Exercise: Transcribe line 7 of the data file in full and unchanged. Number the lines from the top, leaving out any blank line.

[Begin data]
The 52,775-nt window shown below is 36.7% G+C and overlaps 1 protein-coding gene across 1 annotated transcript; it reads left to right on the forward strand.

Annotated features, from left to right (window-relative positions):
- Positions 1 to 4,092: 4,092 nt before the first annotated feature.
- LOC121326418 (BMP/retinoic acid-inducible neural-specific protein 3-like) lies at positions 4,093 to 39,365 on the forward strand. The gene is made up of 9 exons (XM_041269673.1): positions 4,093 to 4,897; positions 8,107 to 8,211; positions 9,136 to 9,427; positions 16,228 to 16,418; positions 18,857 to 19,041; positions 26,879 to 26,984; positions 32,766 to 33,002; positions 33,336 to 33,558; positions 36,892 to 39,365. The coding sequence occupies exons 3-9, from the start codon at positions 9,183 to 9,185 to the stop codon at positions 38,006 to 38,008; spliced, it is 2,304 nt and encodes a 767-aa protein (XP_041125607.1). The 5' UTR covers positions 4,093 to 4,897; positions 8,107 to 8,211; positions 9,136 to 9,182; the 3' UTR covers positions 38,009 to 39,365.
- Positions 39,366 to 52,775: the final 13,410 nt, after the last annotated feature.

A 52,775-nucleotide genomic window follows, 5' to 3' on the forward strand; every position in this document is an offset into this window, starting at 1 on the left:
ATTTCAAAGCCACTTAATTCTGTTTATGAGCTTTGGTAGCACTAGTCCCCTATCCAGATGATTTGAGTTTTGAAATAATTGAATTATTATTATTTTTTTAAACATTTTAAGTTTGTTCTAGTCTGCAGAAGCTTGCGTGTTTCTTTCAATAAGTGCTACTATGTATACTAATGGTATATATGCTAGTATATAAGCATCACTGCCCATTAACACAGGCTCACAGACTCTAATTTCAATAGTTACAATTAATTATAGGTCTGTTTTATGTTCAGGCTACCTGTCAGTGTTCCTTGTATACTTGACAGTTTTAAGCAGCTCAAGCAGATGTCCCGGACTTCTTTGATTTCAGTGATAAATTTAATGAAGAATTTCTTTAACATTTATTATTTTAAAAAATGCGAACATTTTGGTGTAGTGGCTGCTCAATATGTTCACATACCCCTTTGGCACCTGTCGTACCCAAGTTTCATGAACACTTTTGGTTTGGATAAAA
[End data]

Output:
ATTTCAAAGCCACTTAATTCTGTTTATGAGCTTTGGTAGCACTAGTCCCCTATCCAGATGATTTGAGTTTTGAAATAATTGAATTATTATTATTTTTTTAAACATTTTAAGTTTGTTCTAGTCTGCAGAAGCTTGCGTGTTTCTTTCAATAAGTGCTACTATGTATACTAATGGTATATATGCTAGTATATAAGCATCACTGCCCATTAACACAGGCTCACAGACTCTAATTTCAATAGTTACAATTAATTATAGGTCTGTTTTATGTTCAGGCTACCTGTCAGTGTTCCTTGTATACTTGACAGTTTTAAGCAGCTCAAGCAGATGTCCCGGACTTCTTTGATTTCAGTGATAAATTTAATGAAGAATTTCTTTAACATTTATTATTTTAAAAAATGCGAACATTTTGGTGTAGTGGCTGCTCAATATGTTCACATACCCCTTTGGCACCTGTCGTACCCAAGTTTCATGAACACTTTTGGTTTGGATAAAA